We’re run through several different scenarios, each one guided by Zimit as he attempts to make whatever point he (ultimately) wants to make. For all intents and purposes, his various machinations seem aimed squarely at James (Rhys Wakefield), the working class boyfriend of Zimit’s star pupil, Petra (Sophie Lowe). Time and time again, Zimit seems to do everything he can to marginalize and piss off James, from ensuring that he “randomly” selects the profession/character trait that Zimit has picked out for him to constantly calling into question James’ place in the class. This, of course, has the tendency to tick off Petra and the others (once it’s revealed) but there appears to be a method to Zimit’s madness. Is he really just trying to broaden their horizons and get them to think outside the box or does he have a more sinister, ulterior motive? At the end of the day, it really won’t matter because, like Vegas, what happens in the scenarios stays in the scenarios.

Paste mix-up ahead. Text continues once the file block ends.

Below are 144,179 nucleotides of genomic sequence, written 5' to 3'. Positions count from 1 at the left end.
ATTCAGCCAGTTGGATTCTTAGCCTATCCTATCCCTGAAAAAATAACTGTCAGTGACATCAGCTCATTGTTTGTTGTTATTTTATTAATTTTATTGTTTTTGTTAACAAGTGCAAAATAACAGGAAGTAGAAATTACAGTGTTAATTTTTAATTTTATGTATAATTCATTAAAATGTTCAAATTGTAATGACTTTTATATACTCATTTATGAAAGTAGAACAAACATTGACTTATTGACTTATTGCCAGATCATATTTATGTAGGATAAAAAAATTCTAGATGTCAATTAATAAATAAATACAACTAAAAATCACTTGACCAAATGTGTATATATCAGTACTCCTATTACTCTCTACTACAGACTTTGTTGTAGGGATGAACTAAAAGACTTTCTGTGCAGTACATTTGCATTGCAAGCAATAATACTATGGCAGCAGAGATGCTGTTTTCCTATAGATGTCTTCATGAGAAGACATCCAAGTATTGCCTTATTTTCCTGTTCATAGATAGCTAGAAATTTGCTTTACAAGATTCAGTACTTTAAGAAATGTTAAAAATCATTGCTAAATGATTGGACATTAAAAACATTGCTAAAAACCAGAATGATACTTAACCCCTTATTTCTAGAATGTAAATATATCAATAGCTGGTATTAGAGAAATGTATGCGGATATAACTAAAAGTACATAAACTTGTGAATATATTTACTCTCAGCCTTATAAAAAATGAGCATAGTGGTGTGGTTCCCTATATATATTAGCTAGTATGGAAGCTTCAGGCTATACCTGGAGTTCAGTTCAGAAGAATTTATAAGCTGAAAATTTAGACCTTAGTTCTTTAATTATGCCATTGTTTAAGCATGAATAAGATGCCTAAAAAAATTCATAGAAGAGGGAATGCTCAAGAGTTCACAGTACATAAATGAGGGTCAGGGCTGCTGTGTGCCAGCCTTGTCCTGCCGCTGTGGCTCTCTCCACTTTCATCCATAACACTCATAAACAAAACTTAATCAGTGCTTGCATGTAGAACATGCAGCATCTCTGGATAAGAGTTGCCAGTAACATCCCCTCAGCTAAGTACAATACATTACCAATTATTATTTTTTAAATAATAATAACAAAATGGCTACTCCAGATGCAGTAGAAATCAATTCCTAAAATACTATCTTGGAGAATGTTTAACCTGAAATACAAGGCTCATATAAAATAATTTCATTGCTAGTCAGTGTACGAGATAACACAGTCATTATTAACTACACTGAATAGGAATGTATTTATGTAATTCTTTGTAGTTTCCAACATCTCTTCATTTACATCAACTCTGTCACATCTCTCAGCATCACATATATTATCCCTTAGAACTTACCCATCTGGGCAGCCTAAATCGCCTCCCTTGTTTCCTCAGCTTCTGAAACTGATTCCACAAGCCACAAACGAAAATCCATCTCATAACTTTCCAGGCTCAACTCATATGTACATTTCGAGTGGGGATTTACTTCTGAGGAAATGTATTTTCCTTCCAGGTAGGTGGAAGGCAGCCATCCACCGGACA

Here’s the thing: once we’re told, up front, that all of the meat of the film will consist of fantasy sequences, with no actual bearing on the “real world,” it’s impossible to stay invested in what’s happening. Zimit “shoots” students, “banishes” people into a nuclear holocaust,” attempts to “engineer” relationships, “attacks” students, acts like an ass…but it’s all just a pretense, a tissue paper-thin gimmick and certainly not the load-bearing support that can prop up a film. This is not to say that the fantasy sequences, themselves, don’t present some small measure of interest: on their own, they ask some reasonable questions about the lengths folks will go to in order to survive, as well as all the things they won’t do. There’s plenty of mildly thought-provoking discussions about the importance of “practical skill vs artistic ones” as far as rebuilding a destroyed civilization goes but the whole thing is strictly surface-level and academic: this isn’t a tense drama so much as a filmed Philosophy 101 lecture. In fact, one of the most engaging segments in the film is actually the bit where we see depictions of various philosophical concepts: it’s still surface-level stuff but at least we’re learning a little something.